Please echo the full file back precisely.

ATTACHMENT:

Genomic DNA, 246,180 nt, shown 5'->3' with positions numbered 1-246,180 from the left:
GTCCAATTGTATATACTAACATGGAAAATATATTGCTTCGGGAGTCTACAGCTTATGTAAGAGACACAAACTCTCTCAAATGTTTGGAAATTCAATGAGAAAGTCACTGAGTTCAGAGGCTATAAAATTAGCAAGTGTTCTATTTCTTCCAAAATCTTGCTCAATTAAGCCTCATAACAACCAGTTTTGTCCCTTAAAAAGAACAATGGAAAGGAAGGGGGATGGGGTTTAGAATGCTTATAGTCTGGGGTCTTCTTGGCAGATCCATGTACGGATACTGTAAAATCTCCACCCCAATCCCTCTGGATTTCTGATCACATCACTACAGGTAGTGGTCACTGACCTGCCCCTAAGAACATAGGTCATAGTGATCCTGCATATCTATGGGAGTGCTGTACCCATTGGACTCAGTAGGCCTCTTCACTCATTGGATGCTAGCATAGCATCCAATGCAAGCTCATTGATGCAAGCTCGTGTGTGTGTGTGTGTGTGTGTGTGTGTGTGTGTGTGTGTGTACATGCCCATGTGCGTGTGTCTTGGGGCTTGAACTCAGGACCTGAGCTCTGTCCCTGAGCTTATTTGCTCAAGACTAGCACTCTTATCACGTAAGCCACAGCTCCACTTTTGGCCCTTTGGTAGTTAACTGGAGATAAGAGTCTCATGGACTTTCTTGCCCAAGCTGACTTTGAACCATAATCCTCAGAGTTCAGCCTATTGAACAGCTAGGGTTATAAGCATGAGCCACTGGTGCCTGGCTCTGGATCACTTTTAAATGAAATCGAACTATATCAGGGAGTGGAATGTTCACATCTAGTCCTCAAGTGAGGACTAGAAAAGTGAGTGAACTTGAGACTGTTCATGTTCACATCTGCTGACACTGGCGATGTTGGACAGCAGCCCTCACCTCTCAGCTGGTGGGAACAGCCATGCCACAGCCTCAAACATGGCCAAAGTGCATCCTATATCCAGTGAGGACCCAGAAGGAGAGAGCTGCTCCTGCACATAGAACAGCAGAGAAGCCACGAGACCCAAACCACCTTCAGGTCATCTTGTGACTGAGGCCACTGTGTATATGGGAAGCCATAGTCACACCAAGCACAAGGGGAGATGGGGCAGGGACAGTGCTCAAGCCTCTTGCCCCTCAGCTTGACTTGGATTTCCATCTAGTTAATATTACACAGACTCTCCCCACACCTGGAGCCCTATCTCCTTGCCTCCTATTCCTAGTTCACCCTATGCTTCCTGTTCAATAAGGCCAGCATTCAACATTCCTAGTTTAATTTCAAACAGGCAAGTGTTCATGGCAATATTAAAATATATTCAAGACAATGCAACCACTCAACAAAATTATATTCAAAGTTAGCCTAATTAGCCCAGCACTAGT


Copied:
Genomic DNA, 246,180 nt, shown 5'->3' with positions numbered 1-246,180 from the left:
GTCCAATTGTATATACTAACATGGAAAATATATTGCTTCGGGAGTCTACAGCTTATGTAAGAGACACAAACTCTCTCAAATGTTTGGAAATTCAATGAGAAAGTCACTGAGTTCAGAGGCTATAAAATTAGCAAGTGTTCTATTTCTTCCAAAATCTTGCTCAATTAAGCCTCATAACAACCAGTTTTGTCCCTTAAAAAGAACAATGGAAAGGAAGGGGGATGGGGTTTAGAATGCTTATAGTCTGGGGTCTTCTTGGCAGATCCATGTACGGATACTGTAAAATCTCCACCCCAATCCCTCTGGATTTCTGATCACATCACTACAGGTAGTGGTCACTGACCTGCCCCTAAGAACATAGGTCATAGTGATCCTGCATATCTATGGGAGTGCTGTACCCATTGGACTCAGTAGGCCTCTTCACTCATTGGATGCTAGCATAGCATCCAATGCAAGCTCATTGATGCAAGCTCGTGTGTGTGTGTGTGTGTGTGTGTGTGTGTGTGTGTGTGTGTACATGCCCATGTGCGTGTGTCTTGGGGCTTGAACTCAGGACCTGAGCTCTGTCCCTGAGCTTATTTGCTCAAGACTAGCACTCTTATCACGTAAGCCACAGCTCCACTTTTGGCCCTTTGGTAGTTAACTGGAGATAAGAGTCTCATGGACTTTCTTGCCCAAGCTGACTTTGAACCATAATCCTCAGAGTTCAGCCTATTGAACAGCTAGGGTTATAAGCATGAGCCACTGGTGCCTGGCTCTGGATCACTTTTAAATGAAATCGAACTATATCAGGGAGTGGAATGTTCACATCTAGTCCTCAAGTGAGGACTAGAAAAGTGAGTGAACTTGAGACTGTTCATGTTCACATCTGCTGACACTGGCGATGTTGGACAGCAGCCCTCACCTCTCAGCTGGTGGGAACAGCCATGCCACAGCCTCAAACATGGCCAAAGTGCATCCTATATCCAGTGAGGACCCAGAAGGAGAGAGCTGCTCCTGCACATAGAACAGCAGAGAAGCCACGAGACCCAAACCACCTTCAGGTCATCTTGTGACTGAGGCCACTGTGTATATGGGAAGCCATAGTCACACCAAGCACAAGGGGAGATGGGGCAGGGACAGTGCTCAAGCCTCTTGCCCCTCAGCTTGACTTGGATTTCCATCTAGTTAATATTACACAGACTCTCCCCACACCTGGAGCCCTATCTCCTTGCCTCCTATTCCTAGTTCACCCTATGCTTCCTGTTCAATAAGGCCAGCATTCAACATTCCTAGTTTAATTTCAAACAGGCAAGTGTTCATGGCAATATTAAAATATATTCAAGACAATGCAACCACTCAACAAAATTATATTCAAAGTTAGCCTAATTAGCCCAGCACTAGT